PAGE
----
As the second half of 2021 rolled in, the market changed significantly. Communications and industrials vastly underperformed everything. Technology was back to a glory story, while discretionary and real estate continued to flourish. Financials were in the bottom third. Materials, energy and defensive names were middle of the pack.
By late December, we were also narrowing our focus on the Sexy Six large cap names that kept holding up, even while there was a large breakdown in many of the trendy areas of the market. We didn't know it at the time, but the November high in the Nasdaq was behind us. The move to electric cars and the investment theme around them came and went. Copper made a high in May 2021 and most of the metals moved sideways for the remainder of the year. Oil continued its steady climb in a big bull market that kicked off with the vaccine announcements fourteen months prior.
As we turned the corner into 2022, almost all of the upward momentum was focused in energy. Technology stocks, including semiconductors and software, moved down meaningfully as the sexy six slowly let go. Alphabet, Meta and Amazon were the early leaders to the downside. Consumer discretionary and communications dropped hard.
By the end of June, the continuous slow demise of investors' love for the technology space came to the fore. By March, investors were touting the start of a new bull market in Energy. After a 1000% gain in the oil and coal stocks, the relative strength community reluctantly decided it was a new bull market in fossil fuel energy. (You can't make that stuff up!) Still, the technology investment community has been reluctant to dive into the dark side. While the tiger cubs watched 50% of their asset valuations disappear, they couldn't muster a shift into the best performing sector for the past 18 months.
To end the quarter, the financials wobbled sideways but slowly moved lower. On Friday, June 17th, the bank ETF closed at new 52-week lows. Commodity stock markets like Australia and Canada dropped meaningfully as oil names sold off hard. Oil stocks quickly plummeted for 10 days from new highs to their 200-day moving averages, casting down 25%. The technology names continue to be sold as inflation roars. The Fed is speeding up their time line for rate hikes as the economy slows quickly under the pressure of firm gasoline prices and rising food prices.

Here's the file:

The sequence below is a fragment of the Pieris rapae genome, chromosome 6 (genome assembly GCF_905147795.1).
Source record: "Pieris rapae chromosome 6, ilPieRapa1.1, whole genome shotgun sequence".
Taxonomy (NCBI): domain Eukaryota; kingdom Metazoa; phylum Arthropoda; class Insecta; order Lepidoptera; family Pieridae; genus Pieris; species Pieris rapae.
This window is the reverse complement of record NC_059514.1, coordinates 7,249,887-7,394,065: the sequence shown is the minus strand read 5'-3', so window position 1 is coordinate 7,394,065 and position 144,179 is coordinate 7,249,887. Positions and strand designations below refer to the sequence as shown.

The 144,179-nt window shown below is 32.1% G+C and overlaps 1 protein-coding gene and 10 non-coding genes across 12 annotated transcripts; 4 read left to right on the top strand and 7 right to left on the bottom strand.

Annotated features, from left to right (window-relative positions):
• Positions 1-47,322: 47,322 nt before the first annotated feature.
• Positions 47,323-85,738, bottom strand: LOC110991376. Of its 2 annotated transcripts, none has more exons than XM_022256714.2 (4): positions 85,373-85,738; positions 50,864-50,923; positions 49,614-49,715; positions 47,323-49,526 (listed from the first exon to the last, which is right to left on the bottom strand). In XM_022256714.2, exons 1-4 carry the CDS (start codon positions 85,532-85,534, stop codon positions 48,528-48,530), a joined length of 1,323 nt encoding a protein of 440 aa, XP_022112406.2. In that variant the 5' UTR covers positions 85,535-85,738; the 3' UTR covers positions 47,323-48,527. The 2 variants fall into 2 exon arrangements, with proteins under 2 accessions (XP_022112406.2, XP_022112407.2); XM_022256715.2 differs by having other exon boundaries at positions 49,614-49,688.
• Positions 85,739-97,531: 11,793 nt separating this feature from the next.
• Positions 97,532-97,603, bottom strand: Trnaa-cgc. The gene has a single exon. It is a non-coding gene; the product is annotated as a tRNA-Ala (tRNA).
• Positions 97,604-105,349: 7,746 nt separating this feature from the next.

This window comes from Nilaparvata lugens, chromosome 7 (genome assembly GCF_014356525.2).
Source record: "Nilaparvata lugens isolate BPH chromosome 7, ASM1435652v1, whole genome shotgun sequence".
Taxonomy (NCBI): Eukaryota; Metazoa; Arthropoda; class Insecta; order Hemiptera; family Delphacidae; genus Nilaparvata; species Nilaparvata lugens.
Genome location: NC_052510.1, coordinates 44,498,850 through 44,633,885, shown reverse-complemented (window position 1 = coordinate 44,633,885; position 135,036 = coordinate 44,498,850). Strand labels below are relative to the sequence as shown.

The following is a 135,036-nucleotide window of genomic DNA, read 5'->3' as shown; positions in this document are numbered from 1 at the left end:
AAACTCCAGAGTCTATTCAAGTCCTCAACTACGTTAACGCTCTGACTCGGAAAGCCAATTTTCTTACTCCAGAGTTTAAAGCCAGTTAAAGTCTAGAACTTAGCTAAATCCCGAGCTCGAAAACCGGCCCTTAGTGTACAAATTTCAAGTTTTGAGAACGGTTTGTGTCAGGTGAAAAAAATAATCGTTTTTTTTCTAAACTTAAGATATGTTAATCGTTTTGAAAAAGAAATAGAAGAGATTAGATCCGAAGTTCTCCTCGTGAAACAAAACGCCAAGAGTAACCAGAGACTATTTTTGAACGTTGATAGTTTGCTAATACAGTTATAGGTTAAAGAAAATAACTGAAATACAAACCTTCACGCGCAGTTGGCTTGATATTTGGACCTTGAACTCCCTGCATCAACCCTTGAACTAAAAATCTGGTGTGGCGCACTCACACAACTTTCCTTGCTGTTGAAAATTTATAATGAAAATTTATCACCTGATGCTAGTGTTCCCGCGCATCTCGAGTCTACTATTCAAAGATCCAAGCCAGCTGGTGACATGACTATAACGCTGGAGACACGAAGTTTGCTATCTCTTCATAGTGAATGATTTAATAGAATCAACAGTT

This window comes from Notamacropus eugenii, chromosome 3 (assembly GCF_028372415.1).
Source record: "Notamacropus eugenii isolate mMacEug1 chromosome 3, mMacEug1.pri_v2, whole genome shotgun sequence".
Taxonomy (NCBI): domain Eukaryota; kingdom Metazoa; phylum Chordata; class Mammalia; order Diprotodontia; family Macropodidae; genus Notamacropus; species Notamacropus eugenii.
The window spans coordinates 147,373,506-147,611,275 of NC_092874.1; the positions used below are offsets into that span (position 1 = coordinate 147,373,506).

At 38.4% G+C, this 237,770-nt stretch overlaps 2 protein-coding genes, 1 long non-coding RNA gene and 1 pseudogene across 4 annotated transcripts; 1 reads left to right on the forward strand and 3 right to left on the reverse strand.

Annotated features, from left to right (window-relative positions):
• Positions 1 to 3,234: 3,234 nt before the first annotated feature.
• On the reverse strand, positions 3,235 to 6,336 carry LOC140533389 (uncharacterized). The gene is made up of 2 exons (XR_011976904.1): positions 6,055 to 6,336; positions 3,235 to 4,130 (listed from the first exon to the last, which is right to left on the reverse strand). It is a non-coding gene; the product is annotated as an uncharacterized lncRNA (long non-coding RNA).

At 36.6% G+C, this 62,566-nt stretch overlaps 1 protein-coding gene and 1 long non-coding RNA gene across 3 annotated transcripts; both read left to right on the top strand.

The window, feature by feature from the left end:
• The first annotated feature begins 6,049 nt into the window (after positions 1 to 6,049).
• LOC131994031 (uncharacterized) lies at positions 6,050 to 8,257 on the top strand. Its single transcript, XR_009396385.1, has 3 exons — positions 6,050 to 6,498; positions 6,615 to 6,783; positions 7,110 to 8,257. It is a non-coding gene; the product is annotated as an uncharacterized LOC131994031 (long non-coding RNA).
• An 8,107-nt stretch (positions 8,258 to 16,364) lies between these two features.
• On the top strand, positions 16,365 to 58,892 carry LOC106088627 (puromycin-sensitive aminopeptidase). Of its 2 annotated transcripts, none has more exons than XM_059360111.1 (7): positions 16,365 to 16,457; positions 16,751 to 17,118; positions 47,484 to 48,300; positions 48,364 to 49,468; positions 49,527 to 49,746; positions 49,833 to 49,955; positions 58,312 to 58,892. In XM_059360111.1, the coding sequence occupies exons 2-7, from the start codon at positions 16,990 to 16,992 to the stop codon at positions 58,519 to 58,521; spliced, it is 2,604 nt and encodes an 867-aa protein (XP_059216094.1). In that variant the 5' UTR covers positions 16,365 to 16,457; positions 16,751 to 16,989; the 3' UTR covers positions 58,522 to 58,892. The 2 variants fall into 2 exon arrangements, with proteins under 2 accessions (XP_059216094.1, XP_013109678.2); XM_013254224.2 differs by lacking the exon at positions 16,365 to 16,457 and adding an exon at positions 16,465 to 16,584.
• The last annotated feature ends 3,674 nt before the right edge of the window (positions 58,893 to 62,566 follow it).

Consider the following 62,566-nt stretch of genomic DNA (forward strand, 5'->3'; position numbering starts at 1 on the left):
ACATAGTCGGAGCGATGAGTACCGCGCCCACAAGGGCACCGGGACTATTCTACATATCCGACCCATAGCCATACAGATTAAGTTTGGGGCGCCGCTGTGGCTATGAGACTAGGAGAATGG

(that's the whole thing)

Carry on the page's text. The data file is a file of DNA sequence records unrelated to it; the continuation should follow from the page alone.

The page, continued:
The graph below shows the stock market price/earnings ratio (P/E) ticking down over the past 6 months. The move down is a 20% drop from all-time highs. Because this is a 100-year chart, the log scale makes the move down look small. An arithmetic chart would show this as a 20% plunge of the entire chart height. With the Fed continuously providing a trampoline for the markets from 2008 to 2022, the market has stretched into higher and more extreme valuations compared to history. Since the early nineties, the market has hugged the red line a lot more than the middle of the range at the blue line. Now that we are below the red line, we are in a relative value area for investment managers, as they have seen the market above the 20 P/E level most of their careers.
The next move for the market is unknown, but the fight between the headwinds of inflation forces and the desire for investment managers to make money before year-end should be an epic battle. Throw in the US Mid-terms and that adds more pressure.
The strength indexes we use at the Osprey Strategic website to evaluate when to put money to work are trying to turn up. If you are interested in getting help evaluating the market, check out the one-month trial at $7 on the homepage of OspreyStrategic.org. We are looking for the fourth buy point of the year right now. The last three were very short. Will this one be the one that extends into the next bull market?nasdaq stocks pandemic fed real estate etf vaccine stock markets oil canada
Stocks That Do Well in a Recession: Top 6 Companies to Buy
Here are six stocks that do well in a recession with strong cash positions, brand power, and market positions.
The post Stocks That Do Well in a Recession:…
New predictions from Goldman Sachs (NYSE: GS) show a 30% chance of a recession in the next year. As a result, investors are scrambling to find stocks that do well in a recession to protect their returns.
Inflation unexpectedly rose 8.6% from last year, its highest since 1981. Meanwhile, the Fed is aggressively hiking interest rates to combat it.
Raising interest rates can slow economic growth. Although this can be good for taming inflation, there are concerns it can spark a recession. With this in mind, companies are already seeing slower growth with higher inventory levels.
For example, the CEO mentioned changing consumer behavior on Target’s (NYSE: TGT) Q1 earnings call. As a result, softer sales are leading to inventory levels well over pre-pandemic levels.
At the same time, some industries outperform during recessions. For instance, discount stores, fast food, and healthcare saw higher demand in the past few recessions.
During a recession, consumers are more cost-aware. They look to save money. So, cheaper options or necessities are solid investment ideas.
Below are six stocks that do well in a recession with strong cash positions, brand power, and market positions.
What Are the Best Stocks That Do Well in a Recession?
A recession means the economy is shrinking. Not to be confused with a depression, a recession means a few quarters of slower economic growth.